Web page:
Evolving the Framework

Two manuals were produced—one on the theoretical basis of the ALM and the other on the lesson plans. This incorporated the principles that underpinned the programme and also set out the details of the methodology to be adopted. The following aspects of the programme were detailed: skills, curricular frames, lesson planning, monitoring, assessment and testing, value education as well as curricular enrichment. Lesson plans include both chapter plans and unit plans. A lesson plan is broken up into various units based on the time available. For example, a lesson titled ‘Photosynthesis’ may be transacted for a duration of time (say 90 minutes), thrice a week, for two weeks. Each transaction is titled a unit. In this particular example, there are six units of 90 minutes each. The learning cycle for any given unit of study is divided into well-defined phases: introduction, understanding, consolidation, reinforcement, assessment, remedial. For each of these a wide range of processes have been identified, that the teacher may draw upon judiciously. The mandatory elements for teacher and student have been woven together in four different formats to enable a variety of strategies and methods of presentations.

The mandatory elements for the student include:

  1. Reading: implies underlining key words and finding the meanings of unfamiliar words.
  2. Raising questions.
  3. Drawing mind maps.
  4. Summarizing in any of the formats suggested in the student tool kit.
  5. Discussion in
    • Large Groups-----all students
    • Small Groups-----3 or 4 students, maybe 5
    • Pairs---------------2 students
  6. Writing

The same technique can be used both passively and actively depending on the orientation of the teacher. However carefully a lesson plan is articulated, the teacher must clearly be rooted inwardly in facilitating an ‘active’ learning for the student. Great attention must be exercised in watching for passivity creeping in.

As the ALM manual also says:

Children gain confidence if they are able to accomplish what they set out to do. Instructions are given to help people perform tasks or fulfill roles. It has been clearly understood that no instruction can be so precise that another cannot make a mistake. This is another reason that active learning gains significance. Learning to do something is only through doing it. One starts with an idea and then during implementation, one may fumble a bit. Then one gains proficiency through repetition. Part of resourcefulness is to give oneself permission to fumble. The other aspect of exploration that one needs to understand is the boundary of safety for oneself and others. Being resourceful is to be able to try something that one has never done before, with confidence and caution.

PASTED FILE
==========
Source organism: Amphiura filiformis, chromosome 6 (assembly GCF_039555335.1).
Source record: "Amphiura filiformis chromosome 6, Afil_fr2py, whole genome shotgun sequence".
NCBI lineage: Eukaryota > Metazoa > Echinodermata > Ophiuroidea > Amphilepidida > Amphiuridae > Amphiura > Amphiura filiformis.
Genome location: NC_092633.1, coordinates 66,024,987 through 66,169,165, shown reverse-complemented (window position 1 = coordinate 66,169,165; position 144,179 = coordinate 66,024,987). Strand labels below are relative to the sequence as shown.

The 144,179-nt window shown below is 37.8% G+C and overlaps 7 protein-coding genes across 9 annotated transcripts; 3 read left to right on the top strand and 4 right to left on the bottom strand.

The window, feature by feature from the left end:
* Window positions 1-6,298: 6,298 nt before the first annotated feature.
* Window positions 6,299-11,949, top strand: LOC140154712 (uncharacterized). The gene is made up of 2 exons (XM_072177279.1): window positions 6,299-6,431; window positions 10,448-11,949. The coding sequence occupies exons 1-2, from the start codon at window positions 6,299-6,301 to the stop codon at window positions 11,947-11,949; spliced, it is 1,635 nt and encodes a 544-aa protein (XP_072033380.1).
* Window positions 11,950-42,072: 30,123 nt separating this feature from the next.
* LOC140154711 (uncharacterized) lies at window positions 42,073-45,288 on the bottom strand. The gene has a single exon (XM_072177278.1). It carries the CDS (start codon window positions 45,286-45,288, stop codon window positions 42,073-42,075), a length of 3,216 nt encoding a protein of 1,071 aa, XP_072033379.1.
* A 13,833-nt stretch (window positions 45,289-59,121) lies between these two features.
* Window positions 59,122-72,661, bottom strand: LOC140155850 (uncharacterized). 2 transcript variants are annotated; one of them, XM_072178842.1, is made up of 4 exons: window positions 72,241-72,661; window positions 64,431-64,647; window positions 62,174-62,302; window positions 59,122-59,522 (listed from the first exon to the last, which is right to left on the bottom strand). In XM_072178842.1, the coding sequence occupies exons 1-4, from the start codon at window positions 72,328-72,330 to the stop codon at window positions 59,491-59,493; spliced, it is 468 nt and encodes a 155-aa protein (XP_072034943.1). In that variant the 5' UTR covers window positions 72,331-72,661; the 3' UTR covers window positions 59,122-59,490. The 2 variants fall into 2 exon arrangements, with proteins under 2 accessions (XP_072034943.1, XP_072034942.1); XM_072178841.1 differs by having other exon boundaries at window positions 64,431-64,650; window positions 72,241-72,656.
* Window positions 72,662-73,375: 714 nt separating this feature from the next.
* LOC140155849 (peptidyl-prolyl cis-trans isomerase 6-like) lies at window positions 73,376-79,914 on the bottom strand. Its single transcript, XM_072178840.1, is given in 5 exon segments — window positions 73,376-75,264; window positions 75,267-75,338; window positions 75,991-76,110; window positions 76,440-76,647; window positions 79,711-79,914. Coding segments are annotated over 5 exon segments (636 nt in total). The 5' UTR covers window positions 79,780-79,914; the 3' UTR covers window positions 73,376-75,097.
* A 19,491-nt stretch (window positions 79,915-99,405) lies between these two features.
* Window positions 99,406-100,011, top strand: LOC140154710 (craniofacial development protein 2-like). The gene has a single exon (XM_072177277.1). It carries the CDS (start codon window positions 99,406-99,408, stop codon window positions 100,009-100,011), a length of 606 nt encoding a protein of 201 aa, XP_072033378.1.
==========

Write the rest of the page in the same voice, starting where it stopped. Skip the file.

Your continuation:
Mind Map 2 in the Appendix contains a depiction of the main pedagogical principles and processes underlying the MS-ALM.

Creating an atmosphere of learning: the role of the teacher

Krishnamurti asks, in Letters to the Schools, ‘Are you creating that strange atmosphere where learning takes place?’

This role actually requires that the teacher be differently active—evolving and transacting frames of learning that include the learner transparently. This also requires that the teacher keep avenues of learning alive, while being well prepared for what will happen in any particular class.

How were the teachers from schools across the whole state to be prepared for such a role? How would they imbibe the principles and spirit of the MS-ALM programme? Here we have a narrative, constructed from feedback received, that gives us glimpses into the means of communicating and dimensions of teachers’ ‘learning by doing’, that the SSA teacher educators attempted to put into place.

A Teacher’s Narrative

I am a government school teacher in a village school in Tamilnadu. I teach in the middle school. In July 2007 I was called for training. The government regularly organizes training programmes for teachers. I was wondering what this one would be like. There was a lot of excitement in the air. The BRTEs of the SSA were conducting the programme. It was a pilot module that was going to be tried out. As the training started, I learnt a lot of new things.